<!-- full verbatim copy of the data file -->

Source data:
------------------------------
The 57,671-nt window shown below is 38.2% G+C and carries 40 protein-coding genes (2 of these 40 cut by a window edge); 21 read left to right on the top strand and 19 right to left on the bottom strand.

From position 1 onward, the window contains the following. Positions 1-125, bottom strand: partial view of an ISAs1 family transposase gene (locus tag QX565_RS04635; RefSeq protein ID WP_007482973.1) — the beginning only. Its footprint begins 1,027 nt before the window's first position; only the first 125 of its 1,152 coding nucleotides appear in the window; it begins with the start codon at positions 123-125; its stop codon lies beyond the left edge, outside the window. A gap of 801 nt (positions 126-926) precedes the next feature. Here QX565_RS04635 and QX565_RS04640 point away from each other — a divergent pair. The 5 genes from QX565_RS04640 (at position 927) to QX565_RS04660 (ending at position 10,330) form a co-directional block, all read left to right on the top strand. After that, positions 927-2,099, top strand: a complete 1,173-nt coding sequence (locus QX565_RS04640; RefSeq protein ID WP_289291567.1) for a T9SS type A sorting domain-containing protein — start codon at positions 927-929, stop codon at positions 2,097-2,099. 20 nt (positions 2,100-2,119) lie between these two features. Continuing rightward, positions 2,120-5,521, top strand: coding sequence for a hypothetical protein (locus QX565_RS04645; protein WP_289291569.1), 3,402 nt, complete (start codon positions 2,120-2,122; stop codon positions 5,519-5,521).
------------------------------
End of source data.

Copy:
The 57,671-nt window shown below is 38.2% G+C and carries 40 protein-coding genes (2 of these 40 cut by a window edge); 21 read left to right on the top strand and 19 right to left on the bottom strand.

From position 1 onward, the window contains the following. Positions 1-125, bottom strand: partial view of an ISAs1 family transposase gene (locus tag QX565_RS04635; RefSeq protein ID WP_007482973.1) — the beginning only. Its footprint begins 1,027 nt before the window's first position; only the first 125 of its 1,152 coding nucleotides appear in the window; it begins with the start codon at positions 123-125; its stop codon lies beyond the left edge, outside the window. A gap of 801 nt (positions 126-926) precedes the next feature. Here QX565_RS04635 and QX565_RS04640 point away from each other — a divergent pair. The 5 genes from QX565_RS04640 (at position 927) to QX565_RS04660 (ending at position 10,330) form a co-directional block, all read left to right on the top strand. After that, positions 927-2,099, top strand: a complete 1,173-nt coding sequence (locus QX565_RS04640; RefSeq protein ID WP_289291567.1) for a T9SS type A sorting domain-containing protein — start codon at positions 927-929, stop codon at positions 2,097-2,099. 20 nt (positions 2,100-2,119) lie between these two features. Continuing rightward, positions 2,120-5,521, top strand: coding sequence for a hypothetical protein (locus QX565_RS04645; protein WP_289291569.1), 3,402 nt, complete (start codon positions 2,120-2,122; stop codon positions 5,519-5,521).